professor
Stuart Raphael

This professor has earned a CULPA silver nugget

Aug 2006

I took Stuart's class and I thought it was great. He is really smart, patient and yes a nice guy too, which seems rare around here. The thing is if you are a snoozer or try to bs in class or on papers he won't give you much attention. I was in that class with the annoying jazz guy and everyone wanted to slap him silly. I cannot believe Stuart didn't kick him out. Anyway, I actually learned a lot and somehow was able to impress my parents who are major music freaks. I guess the TA was okay too but I don't remember him much. Bottom line is Stuart did the job and then some.

Nov 2005

Stuart is a great guy -- he’s super laidback, funny, and he sends witty e-mails. But if you like a professor who gives clear, concise, well structured lectures.... avoid Stuart. Another reviewer called Stuart’s overall approach ‘unconventional’ – I’d call it unstructured. The dec 16th 2004 review is dead-on: class time is full of “mindless philosophical conversation tangentially related to music.” This class was full of disconnected topics – I found it impossible to pay attention and hard to separate important points from his abstract observations. And although parts of the midterm and final are open-ended essays, a section asks you to recall those super-specific facts which got lost in Stuart’s classtime rambling (do your best to take good notes of the details– it will pay off on the exams). There is, as another reviewer said, a lack of consistency between Stuart's teaching style and grading style – despite his relaxed demeanor, he really expects a lot in your essays and on tests. The essays were ok – one asks you to analyze any song (your choice). The other asked us to analyze a specific piece and the concept of the doppelganger. This was a hard one to write as it wasn’t clear what exactly he expected. It’s nice that allows you to concentrate on whatever aspect of the topic interests you most (whether that be the historical context or a piece, or the technical musical aspects). The massive amount of feedback on the papers is indicative of a truly caring professor. A few weeks into the class I had the realization that i really hadn’t learned anything so far in MHum. I naively assumed that the learning was just so incredibly effortless and painless that I wasn’t consciously aware. But studying for the midterm made me realize how wrong I was. Thank god for the book. Ironically, he’s considering getting rid of the textbook. Bad choice. The highlight, for me, were the courses taught by the TA (Eric) whose teaching style was the exact opposite of Stuart’s. His presentations made me realize how much I COULD have been learning about music had Stuart not been teaching. Instead, Stuart cut material from the syllabus and blamed it on the shorter music hum class times – in my opinion, if we had simply been more efficient with that class time, we would have had no problem finishing the material. One particularly memorable class was the one Stuart wasted arguing with one particularly belligerent student (a self-claimed jazz expert). As the rest of the class fell-asleep with boredom, these two battled it out. In my opinion it seems that instead of teaching in class, Stuart more often used long emails (some as long as 4 pages) to replace class time learning. So if you are a philosophy lover-type, you might really enjoy this class. If you want to learn about music in a straightforward and clear manner, you’d be better off choosing a different professor.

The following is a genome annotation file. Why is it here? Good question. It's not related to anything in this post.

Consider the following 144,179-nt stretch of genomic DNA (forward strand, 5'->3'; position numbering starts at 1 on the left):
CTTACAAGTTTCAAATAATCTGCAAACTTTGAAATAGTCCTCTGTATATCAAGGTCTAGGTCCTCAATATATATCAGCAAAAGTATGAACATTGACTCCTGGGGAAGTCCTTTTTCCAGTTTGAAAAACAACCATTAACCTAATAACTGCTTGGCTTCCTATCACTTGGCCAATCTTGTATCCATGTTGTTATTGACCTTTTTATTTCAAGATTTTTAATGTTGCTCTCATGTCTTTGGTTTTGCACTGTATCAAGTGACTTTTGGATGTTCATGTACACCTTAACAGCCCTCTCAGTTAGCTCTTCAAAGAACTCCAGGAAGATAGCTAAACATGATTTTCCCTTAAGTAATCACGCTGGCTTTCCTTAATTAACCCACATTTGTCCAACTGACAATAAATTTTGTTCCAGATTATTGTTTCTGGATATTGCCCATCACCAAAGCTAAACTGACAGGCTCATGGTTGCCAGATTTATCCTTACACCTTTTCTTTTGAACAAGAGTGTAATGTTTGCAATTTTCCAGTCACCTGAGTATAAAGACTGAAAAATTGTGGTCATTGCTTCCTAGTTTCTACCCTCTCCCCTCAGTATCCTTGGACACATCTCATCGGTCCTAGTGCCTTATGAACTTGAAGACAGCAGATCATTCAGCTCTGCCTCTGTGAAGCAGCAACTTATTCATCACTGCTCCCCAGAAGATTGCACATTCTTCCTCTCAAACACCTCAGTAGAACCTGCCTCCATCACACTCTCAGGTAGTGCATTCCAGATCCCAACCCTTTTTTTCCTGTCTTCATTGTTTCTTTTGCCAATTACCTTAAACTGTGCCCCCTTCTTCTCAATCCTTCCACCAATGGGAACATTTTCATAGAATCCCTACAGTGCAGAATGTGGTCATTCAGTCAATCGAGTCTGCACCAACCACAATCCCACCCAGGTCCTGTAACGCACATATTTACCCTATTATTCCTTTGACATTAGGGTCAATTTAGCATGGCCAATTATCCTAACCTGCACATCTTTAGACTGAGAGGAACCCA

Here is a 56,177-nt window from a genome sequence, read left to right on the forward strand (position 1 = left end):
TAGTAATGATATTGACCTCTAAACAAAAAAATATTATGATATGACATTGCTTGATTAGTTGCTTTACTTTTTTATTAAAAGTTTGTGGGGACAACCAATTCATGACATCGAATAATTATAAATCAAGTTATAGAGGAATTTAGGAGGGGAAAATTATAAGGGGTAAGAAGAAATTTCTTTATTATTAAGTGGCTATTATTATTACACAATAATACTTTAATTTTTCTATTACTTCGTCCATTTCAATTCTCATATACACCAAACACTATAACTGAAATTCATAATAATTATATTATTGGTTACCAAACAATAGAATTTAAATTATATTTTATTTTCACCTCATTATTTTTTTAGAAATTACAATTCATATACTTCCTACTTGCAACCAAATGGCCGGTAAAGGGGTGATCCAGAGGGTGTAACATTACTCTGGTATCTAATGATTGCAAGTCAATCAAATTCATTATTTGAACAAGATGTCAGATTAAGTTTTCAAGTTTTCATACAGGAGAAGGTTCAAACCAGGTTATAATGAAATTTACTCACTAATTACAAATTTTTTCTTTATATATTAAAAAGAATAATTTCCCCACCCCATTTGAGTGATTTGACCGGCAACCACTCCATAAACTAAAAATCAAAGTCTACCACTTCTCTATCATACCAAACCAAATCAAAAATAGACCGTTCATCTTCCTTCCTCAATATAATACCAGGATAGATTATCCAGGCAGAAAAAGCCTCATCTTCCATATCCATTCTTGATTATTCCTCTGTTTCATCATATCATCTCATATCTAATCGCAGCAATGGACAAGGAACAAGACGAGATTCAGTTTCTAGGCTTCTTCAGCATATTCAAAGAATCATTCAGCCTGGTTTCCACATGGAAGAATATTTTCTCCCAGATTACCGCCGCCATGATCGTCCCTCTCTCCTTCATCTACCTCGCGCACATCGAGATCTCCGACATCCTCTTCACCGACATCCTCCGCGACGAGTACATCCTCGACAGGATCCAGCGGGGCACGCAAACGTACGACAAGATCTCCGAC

Jan 2005

I guess like almost everybody I was worried about taking Music Humanities but this ended up being a great experience. I feel really lucky since Stuart was so supportive and encouraging of somebody like me who is seriously tone deaf. I think he genuinely cares about his students since he is a genuinely caring person. After sending him something on the order of a thousand e-mails I was sure that I was driving him crazy, but he told me not to worry and was always responsive to the questions I had. He has a cheerful disposition in class and I didn't even miss one all semester. I definitely recommend taking Music Humanities with him. He also takes the class out at the end of the semester, which was really fun!

Jan 2005

Great class and even better prof. Stuart knows the subject very well, doesn't hold back praising his favorite music, and encourages students to do the same. His overall approach seems pretty unconventional, which is refreshing given what I've heard about how mind numbing music hum can be if you're in another class. Somehow Stuart managed to jump back and forth between things like Bach, Hannibal Lecter, and theories of madness while making it all come together and make sense. I think he also likes to mix up the pieces/topics from semester to semester since one of my friends also took the class with him just before I did and studied different things. We both loved the class, however, and got a lot out of it. Stuart also has this hilariously dry sense of humor that pops out when you least expect it, which made the class pretty entertaining. If you can't manage to get into his class try to email him in advance--that's what I did.

Dec 2004